OPEC Cuts 2022 Oil Demand Forecast amid Ukraine War and Inflation 

OPEC cut its 2022 forecast for growth in world oil demand for a third time since April, in contrast with that of the IEA, which raised its demand outlook. 

The Organization of the Petroleum Exporting Countries cited the economic impact of Russia’s invasion of Ukraine, high inflation, and efforts to contain the Covid pandemic as to why it saw lower oil demand growth. 

It contrasts the view of the International Energy Agency, the adviser to industrialized countries, which raised its 2022 demand growth outlook on the same day. 

OPEC in a monthly report said it expects 2022 oil demand to rise by 3.1 million barrels per day, which is 3.2 percent. This is down 260,000 barrels per day from the previous forecast. 

The IEA raised its forecast by 380,000 barrels per day to 2.1 million. 

Oil use has rebounded from the worst part of the Covid pandemic. It is now set to exceed 2019 levels, even with prices hitting record highs. But high prices and Covid outbreaks in China have eaten into OPEC’s 2022 growth projections.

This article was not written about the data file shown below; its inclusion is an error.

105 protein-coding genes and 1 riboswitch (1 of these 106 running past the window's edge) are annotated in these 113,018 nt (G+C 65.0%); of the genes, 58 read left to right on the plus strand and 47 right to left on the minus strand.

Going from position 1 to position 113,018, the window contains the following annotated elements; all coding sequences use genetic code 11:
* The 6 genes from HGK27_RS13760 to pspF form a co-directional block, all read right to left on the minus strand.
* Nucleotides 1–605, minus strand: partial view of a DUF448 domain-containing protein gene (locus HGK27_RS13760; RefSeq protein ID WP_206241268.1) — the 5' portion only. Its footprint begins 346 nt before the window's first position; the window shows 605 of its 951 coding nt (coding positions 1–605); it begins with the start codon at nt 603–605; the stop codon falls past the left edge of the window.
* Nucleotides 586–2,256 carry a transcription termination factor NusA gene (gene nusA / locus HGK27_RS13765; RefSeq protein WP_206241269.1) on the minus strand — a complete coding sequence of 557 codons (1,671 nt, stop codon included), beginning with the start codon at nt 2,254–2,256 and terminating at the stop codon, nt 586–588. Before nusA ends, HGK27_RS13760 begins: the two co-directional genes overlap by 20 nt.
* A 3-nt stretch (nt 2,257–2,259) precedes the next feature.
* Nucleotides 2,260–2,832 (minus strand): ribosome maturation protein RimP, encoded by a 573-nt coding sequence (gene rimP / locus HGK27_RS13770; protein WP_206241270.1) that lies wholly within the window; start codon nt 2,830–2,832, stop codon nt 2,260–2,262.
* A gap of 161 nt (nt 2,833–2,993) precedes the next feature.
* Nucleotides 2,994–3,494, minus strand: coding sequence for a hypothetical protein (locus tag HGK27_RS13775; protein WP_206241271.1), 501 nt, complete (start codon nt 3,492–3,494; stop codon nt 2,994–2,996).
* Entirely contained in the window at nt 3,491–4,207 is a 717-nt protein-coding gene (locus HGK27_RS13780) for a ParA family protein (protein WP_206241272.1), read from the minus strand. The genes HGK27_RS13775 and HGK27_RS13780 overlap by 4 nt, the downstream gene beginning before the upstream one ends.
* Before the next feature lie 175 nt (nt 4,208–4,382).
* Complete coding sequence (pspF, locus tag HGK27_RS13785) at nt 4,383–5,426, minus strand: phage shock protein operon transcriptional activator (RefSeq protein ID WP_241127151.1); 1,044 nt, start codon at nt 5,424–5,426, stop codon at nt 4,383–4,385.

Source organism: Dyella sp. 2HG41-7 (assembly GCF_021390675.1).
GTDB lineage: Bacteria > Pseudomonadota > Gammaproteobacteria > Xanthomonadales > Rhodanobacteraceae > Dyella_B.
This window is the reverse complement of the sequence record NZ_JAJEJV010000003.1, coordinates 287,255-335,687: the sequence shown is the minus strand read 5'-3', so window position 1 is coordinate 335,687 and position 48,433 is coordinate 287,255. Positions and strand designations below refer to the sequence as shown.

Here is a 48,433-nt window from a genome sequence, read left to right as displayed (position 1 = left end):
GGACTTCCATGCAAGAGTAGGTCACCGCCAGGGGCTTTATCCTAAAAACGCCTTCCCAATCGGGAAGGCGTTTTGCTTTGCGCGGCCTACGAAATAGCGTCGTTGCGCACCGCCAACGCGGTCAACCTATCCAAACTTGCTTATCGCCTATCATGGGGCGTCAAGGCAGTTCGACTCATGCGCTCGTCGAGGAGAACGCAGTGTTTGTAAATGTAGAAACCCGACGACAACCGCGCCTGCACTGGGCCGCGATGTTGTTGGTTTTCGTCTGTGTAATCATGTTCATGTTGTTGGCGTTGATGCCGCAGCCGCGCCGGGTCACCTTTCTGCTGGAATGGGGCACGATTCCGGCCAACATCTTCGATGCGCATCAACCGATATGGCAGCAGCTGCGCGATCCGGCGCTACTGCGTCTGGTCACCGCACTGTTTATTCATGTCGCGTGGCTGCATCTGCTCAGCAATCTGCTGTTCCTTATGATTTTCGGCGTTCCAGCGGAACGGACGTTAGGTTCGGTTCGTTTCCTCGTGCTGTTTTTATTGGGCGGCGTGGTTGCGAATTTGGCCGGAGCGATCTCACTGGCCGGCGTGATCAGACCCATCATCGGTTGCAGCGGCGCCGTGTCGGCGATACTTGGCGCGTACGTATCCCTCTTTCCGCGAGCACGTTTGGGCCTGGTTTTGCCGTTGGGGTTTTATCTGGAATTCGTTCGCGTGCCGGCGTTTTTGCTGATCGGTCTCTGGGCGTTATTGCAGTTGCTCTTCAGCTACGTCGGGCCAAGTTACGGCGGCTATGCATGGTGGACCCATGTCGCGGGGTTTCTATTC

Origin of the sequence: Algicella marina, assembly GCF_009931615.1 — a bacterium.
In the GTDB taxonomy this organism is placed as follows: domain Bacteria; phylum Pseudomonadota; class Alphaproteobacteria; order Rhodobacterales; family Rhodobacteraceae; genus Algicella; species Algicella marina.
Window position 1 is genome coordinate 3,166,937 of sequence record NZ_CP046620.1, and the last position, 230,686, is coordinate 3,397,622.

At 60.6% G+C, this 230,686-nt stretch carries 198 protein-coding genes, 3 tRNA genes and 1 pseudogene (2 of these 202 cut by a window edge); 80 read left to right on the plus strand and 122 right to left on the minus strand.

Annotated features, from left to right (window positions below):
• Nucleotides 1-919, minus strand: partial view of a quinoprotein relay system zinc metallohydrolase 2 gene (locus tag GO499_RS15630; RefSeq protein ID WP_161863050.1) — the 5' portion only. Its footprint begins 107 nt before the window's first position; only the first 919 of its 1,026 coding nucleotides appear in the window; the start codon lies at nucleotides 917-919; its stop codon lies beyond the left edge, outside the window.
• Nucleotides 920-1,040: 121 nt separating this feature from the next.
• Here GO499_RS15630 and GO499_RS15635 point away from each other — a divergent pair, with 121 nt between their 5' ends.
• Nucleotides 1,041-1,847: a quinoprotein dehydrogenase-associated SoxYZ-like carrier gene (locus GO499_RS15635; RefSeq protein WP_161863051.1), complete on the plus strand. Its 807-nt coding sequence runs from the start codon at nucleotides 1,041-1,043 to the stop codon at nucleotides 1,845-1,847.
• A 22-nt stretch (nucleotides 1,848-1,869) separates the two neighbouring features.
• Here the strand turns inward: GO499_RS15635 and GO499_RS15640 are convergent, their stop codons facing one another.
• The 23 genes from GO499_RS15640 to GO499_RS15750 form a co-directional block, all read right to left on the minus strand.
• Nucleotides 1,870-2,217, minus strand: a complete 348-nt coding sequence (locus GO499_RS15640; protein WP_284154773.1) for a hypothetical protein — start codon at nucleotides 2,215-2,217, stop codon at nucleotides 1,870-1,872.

“Global oil market fundamentals continued their strong recovery to pre-COVID-19 levels for most of the first half of 2022, albeit signs of slowing growth in the world economy and oil demand have emerged,” OPEC said in its report.

OPEC cut the 2022 global economic growth forecast to 3.1 percent from 3.5 percent, and trimmed the 2023 forecast to 3.1 percent as well, saying the prospect of further weakness remains. 

OPEC said in the report that this is still solid growth, especially when compared with pre-Covid growth levels. 

“It is obvious that significant downside risk prevails,” OPEC said. 

Oil prices held on to an earlier gain after the report was released, finding support from the IEA’s view on demand and trading above $98 a barrel. 

OPEC and its allies including Russia are collectively known as OPEC+. They have ramped up oil output after record cuts were put in place as Covid came in 2020. In recent months, the group has failed to fully achieve the planned production increases, due to underinvestment in oilfields by some OPEC members, combined with losses in Russian output. 

Be the first to comment

Leave a Reply

Your email address will not be published.